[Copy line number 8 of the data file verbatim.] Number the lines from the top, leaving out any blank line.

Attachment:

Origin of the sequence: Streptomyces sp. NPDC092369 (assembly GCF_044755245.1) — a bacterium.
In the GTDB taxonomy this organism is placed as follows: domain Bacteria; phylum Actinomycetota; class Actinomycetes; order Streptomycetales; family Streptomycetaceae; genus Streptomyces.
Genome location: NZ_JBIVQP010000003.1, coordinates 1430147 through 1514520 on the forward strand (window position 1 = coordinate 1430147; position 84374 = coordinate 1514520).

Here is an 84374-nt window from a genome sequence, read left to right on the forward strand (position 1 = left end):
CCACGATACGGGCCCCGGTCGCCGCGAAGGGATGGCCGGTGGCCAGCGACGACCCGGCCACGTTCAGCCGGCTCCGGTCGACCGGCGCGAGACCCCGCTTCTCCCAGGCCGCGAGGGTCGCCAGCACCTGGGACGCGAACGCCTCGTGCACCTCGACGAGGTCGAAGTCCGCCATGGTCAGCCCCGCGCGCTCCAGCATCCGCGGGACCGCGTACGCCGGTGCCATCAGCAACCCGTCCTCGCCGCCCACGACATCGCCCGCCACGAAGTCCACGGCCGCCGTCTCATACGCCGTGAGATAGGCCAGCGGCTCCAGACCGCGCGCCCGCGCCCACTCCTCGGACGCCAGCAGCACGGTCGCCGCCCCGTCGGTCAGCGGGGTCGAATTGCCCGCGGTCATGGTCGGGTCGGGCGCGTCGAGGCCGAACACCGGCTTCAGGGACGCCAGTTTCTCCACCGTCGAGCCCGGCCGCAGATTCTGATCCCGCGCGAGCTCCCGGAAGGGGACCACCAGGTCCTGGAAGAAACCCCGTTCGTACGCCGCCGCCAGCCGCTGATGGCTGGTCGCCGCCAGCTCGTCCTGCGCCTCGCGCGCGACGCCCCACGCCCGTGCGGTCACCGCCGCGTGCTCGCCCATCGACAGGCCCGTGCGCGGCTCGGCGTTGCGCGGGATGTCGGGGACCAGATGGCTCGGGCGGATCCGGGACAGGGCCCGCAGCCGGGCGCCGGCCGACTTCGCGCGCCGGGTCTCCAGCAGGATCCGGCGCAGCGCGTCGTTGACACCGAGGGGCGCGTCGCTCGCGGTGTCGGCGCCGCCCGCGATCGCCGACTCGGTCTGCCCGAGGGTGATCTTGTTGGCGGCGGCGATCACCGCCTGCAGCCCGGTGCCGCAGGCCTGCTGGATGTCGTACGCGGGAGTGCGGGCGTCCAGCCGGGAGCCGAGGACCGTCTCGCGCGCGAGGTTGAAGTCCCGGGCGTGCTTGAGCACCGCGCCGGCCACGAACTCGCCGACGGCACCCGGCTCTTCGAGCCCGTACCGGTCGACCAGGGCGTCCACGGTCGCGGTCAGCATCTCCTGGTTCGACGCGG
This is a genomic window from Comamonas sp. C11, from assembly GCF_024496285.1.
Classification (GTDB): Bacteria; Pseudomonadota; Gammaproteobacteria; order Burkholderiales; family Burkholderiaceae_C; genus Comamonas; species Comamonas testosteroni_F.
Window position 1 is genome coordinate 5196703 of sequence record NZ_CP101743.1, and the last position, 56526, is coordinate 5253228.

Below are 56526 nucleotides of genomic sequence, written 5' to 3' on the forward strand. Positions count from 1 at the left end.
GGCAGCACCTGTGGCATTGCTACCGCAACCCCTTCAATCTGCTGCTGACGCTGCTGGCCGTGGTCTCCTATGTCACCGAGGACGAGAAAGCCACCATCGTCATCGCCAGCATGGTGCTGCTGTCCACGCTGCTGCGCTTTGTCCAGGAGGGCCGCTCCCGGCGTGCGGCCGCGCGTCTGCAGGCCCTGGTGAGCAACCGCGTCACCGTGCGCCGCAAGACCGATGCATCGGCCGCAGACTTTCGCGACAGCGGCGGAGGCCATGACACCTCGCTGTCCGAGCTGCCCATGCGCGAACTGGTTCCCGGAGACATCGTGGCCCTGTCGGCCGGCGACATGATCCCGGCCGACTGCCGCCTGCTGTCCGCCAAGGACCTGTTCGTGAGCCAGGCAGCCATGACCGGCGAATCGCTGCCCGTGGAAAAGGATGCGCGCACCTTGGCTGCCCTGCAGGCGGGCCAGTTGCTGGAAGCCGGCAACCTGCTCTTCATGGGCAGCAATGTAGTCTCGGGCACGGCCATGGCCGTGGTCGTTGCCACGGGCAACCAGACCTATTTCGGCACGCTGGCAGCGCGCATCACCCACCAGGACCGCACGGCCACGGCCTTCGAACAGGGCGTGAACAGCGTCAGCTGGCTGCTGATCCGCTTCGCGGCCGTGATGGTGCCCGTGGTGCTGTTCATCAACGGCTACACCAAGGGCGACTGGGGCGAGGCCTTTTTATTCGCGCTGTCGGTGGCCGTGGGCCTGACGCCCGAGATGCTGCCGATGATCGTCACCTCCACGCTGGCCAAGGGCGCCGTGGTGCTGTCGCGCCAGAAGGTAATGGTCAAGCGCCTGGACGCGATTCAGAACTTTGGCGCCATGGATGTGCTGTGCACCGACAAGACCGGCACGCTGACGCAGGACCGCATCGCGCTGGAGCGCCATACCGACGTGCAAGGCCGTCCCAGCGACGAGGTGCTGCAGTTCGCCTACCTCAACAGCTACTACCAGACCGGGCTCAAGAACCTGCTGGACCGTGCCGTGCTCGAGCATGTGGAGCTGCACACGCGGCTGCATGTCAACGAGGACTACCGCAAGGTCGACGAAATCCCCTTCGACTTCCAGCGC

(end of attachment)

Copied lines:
Window position 1 is genome coordinate 5196703 of sequence record NZ_CP101743.1, and the last position, 56526, is coordinate 5253228.